I have to admit, sometimes I let it sit out just to make him ask questions and sweat a little.  If he gives me cash for something or just slips me a twenty, he will worry and watch until that twenty-dollar bill is safely in my wallet.  “All of my bills face the same direction,” he proudly proclaims. “That way I can tell at a glance how much money I have.”

“I’m happy for you, Wells Fargo.”  I egg him on, while secretly mine are too.

He saves all of his change and is keeping it in one of those old, large water cooler bottles.   Once I put some extra coins into the jug, thinking he would be happy and he completely freaked out because I had included pennies.  He only likes silver.    

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The man has money hidden in all kinds of places.  I’m quite sure that the garage alone has a couple hundred and his desk is probably packed with wads of cash hidden in the bottom of drawers or folded in stashed envelopes. I haven’t checked between the mattresses yet, but I wouldn’t rule it out.   His cash hoarding is endearing and yet perplexing.  But one thing is absolutely true; he is generous and loves giving gifts, especially to his grandkids.  His heart is pure gold. (or should I say silver.)

It must be hard to be Boo and have so many rules about money.  He stresses a lot because he wants to be in total control and secretly, I guess I do too.  But, my Boo is a fabulous money manager and even if his practices are antiquated; even if he causes me angst, and questions my techniques; he is thrifty, loyal, helpful, kind and brave just like a Boy Scout.  He’s my JPMorgan and Citi Bank all rolled into one.

Posted in Friendship

My Dad, My Cat

written by Ginger Keller Gannaway

These days my dRAad reminds me of my cat. As he ages, he resembles more and more my cat J.T.  Both are very old. She is 16 or 17 (no one recalls exactly when we got her from a friend at work). My dad is 92. They move in slow, deliberate ways anJTd show little interest in the world at large.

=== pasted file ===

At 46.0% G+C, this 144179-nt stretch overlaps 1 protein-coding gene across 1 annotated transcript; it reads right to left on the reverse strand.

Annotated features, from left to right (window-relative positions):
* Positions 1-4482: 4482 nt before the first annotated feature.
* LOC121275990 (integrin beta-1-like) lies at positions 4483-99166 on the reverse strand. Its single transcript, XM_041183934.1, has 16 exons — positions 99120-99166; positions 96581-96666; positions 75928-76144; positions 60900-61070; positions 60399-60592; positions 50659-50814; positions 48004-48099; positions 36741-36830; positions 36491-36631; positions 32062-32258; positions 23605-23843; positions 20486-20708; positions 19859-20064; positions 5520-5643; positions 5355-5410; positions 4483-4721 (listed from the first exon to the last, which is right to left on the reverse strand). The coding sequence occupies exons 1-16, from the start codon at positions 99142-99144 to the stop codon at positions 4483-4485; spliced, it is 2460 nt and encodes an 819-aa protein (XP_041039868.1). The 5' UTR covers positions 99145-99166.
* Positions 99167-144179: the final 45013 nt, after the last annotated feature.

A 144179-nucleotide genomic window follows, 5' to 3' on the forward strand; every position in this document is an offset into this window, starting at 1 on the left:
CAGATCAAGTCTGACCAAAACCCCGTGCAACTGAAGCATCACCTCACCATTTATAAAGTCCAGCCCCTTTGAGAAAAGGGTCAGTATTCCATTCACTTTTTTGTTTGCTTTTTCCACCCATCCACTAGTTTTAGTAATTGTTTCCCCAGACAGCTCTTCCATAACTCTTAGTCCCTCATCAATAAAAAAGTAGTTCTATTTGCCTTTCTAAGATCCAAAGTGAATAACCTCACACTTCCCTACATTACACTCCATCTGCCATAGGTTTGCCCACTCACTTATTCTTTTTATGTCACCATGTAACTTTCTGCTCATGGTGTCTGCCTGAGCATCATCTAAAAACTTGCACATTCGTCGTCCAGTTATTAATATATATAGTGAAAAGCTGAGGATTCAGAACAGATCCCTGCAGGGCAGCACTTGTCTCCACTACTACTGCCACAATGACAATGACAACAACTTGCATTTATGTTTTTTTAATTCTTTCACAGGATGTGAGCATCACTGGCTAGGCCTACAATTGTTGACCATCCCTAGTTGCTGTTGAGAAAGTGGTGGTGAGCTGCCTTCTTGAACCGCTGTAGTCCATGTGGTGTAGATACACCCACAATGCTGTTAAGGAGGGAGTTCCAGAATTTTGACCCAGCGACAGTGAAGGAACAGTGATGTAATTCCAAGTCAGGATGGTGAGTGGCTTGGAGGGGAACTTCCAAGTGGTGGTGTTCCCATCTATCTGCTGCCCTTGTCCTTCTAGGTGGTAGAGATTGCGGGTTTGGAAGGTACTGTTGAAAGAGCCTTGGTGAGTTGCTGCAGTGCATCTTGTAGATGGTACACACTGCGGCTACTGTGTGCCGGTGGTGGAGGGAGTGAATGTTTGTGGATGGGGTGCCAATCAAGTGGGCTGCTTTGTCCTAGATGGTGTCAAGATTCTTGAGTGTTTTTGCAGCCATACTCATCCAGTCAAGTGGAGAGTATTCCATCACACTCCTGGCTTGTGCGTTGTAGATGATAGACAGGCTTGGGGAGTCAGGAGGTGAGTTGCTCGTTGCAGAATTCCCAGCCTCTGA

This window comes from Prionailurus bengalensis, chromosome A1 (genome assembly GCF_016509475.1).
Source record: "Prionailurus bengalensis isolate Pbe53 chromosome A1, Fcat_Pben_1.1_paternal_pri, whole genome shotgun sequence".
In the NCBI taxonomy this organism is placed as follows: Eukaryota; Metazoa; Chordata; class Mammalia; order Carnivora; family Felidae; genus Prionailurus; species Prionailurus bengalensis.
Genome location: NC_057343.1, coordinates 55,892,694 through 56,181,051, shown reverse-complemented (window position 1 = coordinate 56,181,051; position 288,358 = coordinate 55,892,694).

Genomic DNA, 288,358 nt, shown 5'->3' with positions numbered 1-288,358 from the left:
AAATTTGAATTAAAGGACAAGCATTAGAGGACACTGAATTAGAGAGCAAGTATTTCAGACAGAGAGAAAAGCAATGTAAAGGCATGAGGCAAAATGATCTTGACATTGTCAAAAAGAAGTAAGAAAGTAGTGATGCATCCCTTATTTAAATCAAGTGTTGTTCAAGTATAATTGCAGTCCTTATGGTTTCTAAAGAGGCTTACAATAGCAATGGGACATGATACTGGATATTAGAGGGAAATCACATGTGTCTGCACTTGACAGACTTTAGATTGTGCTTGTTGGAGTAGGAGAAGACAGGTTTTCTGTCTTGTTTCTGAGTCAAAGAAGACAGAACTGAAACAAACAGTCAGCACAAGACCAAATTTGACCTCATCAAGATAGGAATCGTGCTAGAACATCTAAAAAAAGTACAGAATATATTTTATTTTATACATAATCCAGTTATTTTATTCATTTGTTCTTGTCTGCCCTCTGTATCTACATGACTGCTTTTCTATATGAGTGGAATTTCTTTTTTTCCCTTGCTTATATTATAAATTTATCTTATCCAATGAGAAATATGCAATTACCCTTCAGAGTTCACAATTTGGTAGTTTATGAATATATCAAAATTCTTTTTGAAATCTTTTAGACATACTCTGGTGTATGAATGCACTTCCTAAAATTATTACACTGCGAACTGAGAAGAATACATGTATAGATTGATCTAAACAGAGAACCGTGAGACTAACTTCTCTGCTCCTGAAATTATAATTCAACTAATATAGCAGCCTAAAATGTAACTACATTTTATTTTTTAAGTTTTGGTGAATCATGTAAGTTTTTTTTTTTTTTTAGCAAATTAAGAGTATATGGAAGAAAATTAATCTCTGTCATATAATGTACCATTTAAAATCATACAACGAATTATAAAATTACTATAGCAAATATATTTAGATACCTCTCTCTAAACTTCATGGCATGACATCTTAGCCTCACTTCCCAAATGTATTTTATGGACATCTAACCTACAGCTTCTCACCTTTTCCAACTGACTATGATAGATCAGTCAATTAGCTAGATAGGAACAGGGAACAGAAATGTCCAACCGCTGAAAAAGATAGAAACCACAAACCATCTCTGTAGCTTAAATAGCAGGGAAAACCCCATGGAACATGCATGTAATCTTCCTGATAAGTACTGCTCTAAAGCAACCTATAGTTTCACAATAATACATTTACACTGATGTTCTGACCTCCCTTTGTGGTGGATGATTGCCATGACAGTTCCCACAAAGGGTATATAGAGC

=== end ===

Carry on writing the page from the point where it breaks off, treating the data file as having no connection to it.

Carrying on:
Both make annoying sounds. The cat meows incessantly. She starts crying at three a.m. and goes until five. Her vocalizations can be pleading and helpless or demanding and stressed. She starts with short, emphatic, “Meow. Meow. Meow.” If I don’t heed her call for food, she tries sick-sounding, “Meeereow, Meeereow!” and will mix the short cries with the drawn-out ones at uneven intervals. After seven or eight cries,  four minutes of silence might convince me that she’s given up. I smile and settle deeper into my pillow when, “Meertchkmrowww,” assaults me.

Dad’s sounds are more predictable. He moans any time he is conscious. It’s a low steady moan, almost a hum but void of any musicality. It has a pinch of pain in it and a rhythmic quality that is in sync with his breathing. Once my dad’s roommate’s wife told me, “Your dad sorta sounds like he’s purring.” (a weird coincidence of phrasing, for sure). But Dad’s moans have no satisfying feel, and he’s unaware he’s making any sound at all. After he assured me he was not hurting anywhere, I pleaded with him: “Please stop moaning, Dad.”

“What?” he asked.

“Moaning. You’re always moaning.”

He paused, stared at me, and said, “Am I off key?”

My cat, on the other hand, knows she’s meowing. She wants food. “She’s a cat,” explains my husband. “She just wants a taste.” Maybe so, but we can’t leave food out all the time because our dog will devour any morsel she walks away from, and in three minutes she meows for more. I refuse to cow-tow to her unreasonable, middle-of-the-night cravings! I sometimes get up, act like I’m going to the kitchen to shake out some Tender Vittles, and then fake her out and rush back to my room and shut the door on her. 

JT asleep

Perhaps my dad and cat moan and meow to let the world know they are still here. 

Thankfully, both Dad and the cat love to sleep. True to her feline nature, our J.T. sleeps at least seventeen hours a day. She curls up on the sofa arm, the window ledge that gets afternoon sun, or the blanket-covered bench at the foot of our bed for the best sleep.  Likewise, Dad is asleep way more than he’s awake. Every time I visit, I find him napping – mouth wide open and snoring instead of moaning. My, “Hey, Dad!” makes him sputter awake, force his eyes open, and give me a smile, so happy to have a visitor. He drinks some of the smoothie I bring him and soon dozes on and off for the rest of my visit. Even when we watched the champion LSU Tigers take care of ALL their opponents, he’d nod off until our “Geaux, Tigers!” yells roused him. He is as much an LSU fan as he’s a fan of  saying, “Any time is nap time.”